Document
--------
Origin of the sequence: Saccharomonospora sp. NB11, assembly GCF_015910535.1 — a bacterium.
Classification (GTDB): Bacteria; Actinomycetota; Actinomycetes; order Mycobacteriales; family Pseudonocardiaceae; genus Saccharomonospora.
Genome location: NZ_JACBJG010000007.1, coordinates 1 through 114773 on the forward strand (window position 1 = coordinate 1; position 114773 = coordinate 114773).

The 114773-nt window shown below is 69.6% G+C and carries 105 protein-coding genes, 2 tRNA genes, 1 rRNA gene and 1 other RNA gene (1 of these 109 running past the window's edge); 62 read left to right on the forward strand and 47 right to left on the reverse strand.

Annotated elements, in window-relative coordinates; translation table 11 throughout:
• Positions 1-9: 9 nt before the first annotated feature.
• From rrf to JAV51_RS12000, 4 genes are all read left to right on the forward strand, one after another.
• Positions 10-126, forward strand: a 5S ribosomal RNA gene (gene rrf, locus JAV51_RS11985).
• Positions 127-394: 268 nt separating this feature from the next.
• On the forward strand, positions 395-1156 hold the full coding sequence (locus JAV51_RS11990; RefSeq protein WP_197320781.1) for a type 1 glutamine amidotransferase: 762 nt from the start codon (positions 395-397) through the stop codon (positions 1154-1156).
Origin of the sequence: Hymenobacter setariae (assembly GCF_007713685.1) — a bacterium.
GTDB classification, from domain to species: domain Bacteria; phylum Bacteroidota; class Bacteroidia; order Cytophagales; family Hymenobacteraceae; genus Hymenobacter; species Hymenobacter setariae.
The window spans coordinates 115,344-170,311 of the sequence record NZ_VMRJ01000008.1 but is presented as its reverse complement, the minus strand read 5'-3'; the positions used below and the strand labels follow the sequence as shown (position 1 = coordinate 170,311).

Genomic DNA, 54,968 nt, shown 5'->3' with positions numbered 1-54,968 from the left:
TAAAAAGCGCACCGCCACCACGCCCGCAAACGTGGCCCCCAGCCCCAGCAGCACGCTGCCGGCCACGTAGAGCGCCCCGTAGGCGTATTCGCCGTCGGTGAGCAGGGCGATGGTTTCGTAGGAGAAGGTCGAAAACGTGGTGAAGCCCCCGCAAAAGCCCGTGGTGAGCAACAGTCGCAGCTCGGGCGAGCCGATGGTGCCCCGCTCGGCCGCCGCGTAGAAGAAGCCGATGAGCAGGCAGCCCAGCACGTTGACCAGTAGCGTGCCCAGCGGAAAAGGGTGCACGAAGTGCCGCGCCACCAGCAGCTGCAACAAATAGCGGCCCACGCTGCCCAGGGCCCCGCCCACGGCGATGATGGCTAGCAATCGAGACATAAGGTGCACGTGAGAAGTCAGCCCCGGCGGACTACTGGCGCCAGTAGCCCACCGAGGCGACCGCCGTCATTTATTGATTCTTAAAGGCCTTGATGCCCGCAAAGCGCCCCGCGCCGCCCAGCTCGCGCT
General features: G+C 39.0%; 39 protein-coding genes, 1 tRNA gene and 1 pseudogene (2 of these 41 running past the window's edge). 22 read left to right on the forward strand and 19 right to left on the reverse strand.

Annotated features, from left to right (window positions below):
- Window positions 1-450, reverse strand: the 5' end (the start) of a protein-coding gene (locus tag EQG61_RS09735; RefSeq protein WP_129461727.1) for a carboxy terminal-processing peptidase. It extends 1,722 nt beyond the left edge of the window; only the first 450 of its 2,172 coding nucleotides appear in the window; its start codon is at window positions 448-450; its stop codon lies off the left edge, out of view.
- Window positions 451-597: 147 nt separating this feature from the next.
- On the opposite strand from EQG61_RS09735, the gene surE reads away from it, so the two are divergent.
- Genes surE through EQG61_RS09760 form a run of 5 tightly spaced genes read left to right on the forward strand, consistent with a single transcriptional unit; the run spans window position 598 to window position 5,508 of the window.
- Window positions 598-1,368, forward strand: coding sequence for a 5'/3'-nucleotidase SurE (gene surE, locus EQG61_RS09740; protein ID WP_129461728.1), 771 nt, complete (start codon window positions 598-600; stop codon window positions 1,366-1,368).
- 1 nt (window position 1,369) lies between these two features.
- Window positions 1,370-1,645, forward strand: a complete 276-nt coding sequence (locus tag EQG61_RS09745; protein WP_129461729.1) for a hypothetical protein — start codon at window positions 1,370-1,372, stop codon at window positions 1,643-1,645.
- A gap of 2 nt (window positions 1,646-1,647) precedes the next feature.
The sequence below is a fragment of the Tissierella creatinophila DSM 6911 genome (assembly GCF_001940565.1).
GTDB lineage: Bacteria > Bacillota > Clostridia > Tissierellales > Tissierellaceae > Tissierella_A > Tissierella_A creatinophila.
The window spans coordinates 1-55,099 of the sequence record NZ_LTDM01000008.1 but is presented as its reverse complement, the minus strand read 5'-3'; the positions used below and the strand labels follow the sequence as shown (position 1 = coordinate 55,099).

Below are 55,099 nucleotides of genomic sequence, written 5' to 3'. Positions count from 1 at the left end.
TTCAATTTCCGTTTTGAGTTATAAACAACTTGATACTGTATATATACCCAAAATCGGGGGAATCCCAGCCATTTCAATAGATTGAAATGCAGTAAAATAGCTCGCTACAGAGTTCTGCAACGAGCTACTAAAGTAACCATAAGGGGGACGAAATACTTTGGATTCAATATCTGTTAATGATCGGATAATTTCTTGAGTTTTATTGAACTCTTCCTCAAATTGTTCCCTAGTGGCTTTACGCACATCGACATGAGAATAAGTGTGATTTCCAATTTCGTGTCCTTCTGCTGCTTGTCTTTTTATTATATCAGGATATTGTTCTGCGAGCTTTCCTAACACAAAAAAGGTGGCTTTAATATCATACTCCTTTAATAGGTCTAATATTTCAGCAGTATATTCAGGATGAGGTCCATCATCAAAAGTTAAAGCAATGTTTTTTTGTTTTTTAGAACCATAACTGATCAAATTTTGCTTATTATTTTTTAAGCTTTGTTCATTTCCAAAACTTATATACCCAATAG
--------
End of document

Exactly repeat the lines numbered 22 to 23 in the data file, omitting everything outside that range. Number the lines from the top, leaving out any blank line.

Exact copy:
- Window positions 598-1,368, forward strand: coding sequence for a 5'/3'-nucleotidase SurE (gene surE, locus EQG61_RS09740; protein ID WP_129461728.1), 771 nt, complete (start codon window positions 598-600; stop codon window positions 1,366-1,368).
- 1 nt (window position 1,369) lies between these two features.